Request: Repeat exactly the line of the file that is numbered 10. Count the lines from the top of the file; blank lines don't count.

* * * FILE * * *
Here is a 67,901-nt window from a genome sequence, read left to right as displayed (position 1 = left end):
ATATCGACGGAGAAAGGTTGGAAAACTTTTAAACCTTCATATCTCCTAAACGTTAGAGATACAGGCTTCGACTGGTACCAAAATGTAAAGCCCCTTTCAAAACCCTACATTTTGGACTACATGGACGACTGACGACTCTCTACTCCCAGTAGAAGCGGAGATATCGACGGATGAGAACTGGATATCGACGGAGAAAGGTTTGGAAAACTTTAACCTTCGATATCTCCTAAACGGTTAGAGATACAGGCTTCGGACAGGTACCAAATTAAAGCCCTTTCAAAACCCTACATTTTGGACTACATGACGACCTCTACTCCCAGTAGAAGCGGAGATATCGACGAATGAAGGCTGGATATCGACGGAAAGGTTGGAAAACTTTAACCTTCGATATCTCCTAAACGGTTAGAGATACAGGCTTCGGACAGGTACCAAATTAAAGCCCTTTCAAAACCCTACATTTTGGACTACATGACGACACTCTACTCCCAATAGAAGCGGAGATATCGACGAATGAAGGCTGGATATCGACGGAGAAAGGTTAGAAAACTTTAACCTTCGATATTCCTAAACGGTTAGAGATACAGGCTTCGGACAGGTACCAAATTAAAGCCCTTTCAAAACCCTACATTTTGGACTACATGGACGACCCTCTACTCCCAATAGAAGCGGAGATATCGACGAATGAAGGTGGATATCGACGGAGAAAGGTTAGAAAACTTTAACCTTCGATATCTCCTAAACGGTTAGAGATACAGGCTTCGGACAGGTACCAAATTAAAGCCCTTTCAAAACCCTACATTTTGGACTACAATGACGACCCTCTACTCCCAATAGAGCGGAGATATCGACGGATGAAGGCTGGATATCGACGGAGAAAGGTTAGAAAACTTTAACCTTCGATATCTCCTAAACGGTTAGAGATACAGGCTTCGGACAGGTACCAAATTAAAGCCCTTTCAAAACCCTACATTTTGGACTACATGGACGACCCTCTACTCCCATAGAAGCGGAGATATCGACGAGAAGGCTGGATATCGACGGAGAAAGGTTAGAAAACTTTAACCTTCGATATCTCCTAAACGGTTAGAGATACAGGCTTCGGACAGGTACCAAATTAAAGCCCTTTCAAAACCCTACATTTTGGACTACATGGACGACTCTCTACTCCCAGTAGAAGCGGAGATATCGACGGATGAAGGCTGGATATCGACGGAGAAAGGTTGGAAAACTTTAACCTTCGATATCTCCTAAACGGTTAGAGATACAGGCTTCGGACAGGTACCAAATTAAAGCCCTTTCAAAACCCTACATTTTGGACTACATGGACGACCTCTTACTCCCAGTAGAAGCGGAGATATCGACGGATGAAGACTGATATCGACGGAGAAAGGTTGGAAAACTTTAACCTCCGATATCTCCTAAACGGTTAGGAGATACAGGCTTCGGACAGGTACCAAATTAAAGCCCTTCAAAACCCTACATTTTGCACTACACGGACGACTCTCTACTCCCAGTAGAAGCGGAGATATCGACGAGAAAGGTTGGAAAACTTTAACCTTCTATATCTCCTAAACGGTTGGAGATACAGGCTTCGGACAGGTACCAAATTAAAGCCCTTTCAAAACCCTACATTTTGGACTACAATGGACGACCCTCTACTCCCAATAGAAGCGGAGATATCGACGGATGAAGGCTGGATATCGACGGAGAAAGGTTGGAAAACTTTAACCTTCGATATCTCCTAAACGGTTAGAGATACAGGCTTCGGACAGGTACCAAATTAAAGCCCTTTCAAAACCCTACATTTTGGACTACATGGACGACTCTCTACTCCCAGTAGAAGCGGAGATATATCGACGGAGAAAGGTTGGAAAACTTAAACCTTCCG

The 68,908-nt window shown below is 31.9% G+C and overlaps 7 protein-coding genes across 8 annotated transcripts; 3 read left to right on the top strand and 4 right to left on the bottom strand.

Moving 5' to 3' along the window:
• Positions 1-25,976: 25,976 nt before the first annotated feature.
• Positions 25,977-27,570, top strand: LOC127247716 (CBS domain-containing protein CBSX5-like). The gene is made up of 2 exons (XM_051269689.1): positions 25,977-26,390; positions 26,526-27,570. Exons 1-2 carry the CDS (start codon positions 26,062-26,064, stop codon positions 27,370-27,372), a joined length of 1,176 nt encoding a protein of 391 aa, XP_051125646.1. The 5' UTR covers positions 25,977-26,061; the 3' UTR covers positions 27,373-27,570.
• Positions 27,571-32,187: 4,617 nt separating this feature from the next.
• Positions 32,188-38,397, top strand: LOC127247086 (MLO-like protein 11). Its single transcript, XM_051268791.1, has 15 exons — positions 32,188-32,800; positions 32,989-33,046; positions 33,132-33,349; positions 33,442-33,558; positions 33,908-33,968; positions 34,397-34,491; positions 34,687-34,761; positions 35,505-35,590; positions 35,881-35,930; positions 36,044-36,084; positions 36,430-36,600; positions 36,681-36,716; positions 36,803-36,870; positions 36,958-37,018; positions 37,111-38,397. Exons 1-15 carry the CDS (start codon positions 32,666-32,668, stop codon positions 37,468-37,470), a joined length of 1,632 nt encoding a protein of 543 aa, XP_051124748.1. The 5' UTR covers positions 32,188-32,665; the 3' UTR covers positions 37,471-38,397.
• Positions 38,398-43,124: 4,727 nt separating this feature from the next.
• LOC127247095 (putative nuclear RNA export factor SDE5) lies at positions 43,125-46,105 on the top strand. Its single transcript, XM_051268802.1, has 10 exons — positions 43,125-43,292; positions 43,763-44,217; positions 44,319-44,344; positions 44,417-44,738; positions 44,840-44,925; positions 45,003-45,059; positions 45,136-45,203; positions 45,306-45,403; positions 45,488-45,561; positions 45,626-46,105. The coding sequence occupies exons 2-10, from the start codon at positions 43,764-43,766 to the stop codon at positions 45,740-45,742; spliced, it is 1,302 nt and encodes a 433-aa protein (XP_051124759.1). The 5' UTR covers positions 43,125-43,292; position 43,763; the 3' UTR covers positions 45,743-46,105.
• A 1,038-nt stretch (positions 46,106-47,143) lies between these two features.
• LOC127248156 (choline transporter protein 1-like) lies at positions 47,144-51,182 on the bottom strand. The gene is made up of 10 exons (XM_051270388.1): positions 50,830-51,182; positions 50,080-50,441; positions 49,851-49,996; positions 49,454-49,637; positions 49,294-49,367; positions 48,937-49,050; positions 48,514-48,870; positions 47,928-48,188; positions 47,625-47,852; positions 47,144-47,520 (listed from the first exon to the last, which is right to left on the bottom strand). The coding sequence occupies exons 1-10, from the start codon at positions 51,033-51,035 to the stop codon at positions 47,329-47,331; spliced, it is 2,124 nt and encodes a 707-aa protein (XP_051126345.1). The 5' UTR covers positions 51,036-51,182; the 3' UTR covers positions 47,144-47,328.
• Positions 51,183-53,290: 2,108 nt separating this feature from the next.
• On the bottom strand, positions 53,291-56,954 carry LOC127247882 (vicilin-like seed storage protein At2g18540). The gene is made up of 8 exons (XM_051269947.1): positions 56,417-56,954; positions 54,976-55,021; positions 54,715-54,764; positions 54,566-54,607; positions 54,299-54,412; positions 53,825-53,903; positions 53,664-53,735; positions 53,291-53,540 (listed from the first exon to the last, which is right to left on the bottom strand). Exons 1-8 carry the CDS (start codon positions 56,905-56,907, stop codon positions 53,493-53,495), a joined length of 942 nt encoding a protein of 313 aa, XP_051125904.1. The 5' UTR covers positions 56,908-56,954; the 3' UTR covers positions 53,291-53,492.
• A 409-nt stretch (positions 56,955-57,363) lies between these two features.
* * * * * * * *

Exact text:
• LOC127247095 (putative nuclear RNA export factor SDE5) lies at positions 43,125-46,105 on the top strand. Its single transcript, XM_051268802.1, has 10 exons — positions 43,125-43,292; positions 43,763-44,217; positions 44,319-44,344; positions 44,417-44,738; positions 44,840-44,925; positions 45,003-45,059; positions 45,136-45,203; positions 45,306-45,403; positions 45,488-45,561; positions 45,626-46,105. The coding sequence occupies exons 2-10, from the start codon at positions 43,764-43,766 to the stop codon at positions 45,740-45,742; spliced, it is 1,302 nt and encodes a 433-aa protein (XP_051124759.1). The 5' UTR covers positions 43,125-43,292; position 43,763; the 3' UTR covers positions 45,743-46,105.